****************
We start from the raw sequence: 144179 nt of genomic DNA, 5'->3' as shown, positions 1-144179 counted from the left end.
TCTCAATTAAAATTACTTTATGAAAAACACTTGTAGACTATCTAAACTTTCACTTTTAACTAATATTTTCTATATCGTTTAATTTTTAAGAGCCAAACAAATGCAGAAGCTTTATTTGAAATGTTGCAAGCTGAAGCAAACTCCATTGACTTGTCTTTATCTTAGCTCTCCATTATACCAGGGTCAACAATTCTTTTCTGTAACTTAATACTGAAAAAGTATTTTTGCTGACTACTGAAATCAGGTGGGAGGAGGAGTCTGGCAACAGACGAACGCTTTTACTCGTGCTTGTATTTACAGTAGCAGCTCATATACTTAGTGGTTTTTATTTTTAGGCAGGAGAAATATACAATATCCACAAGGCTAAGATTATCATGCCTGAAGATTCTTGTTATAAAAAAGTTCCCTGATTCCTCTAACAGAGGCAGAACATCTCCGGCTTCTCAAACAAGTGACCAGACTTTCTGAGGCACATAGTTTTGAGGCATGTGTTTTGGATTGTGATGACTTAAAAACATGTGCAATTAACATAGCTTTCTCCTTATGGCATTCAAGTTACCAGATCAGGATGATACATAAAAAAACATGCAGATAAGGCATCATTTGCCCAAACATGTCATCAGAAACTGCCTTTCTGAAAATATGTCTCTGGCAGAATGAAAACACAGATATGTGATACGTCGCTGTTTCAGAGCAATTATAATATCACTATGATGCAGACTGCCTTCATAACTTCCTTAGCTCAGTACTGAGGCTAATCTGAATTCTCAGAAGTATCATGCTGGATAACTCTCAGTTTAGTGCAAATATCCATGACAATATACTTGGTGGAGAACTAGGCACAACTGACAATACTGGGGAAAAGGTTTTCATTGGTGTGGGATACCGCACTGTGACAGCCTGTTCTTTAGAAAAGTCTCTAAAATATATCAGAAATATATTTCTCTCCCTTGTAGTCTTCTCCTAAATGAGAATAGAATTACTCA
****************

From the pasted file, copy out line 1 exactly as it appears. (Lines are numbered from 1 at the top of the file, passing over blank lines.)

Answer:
We start from the raw sequence: 144179 nt of genomic DNA, 5'->3' as shown, positions 1-144179 counted from the left end.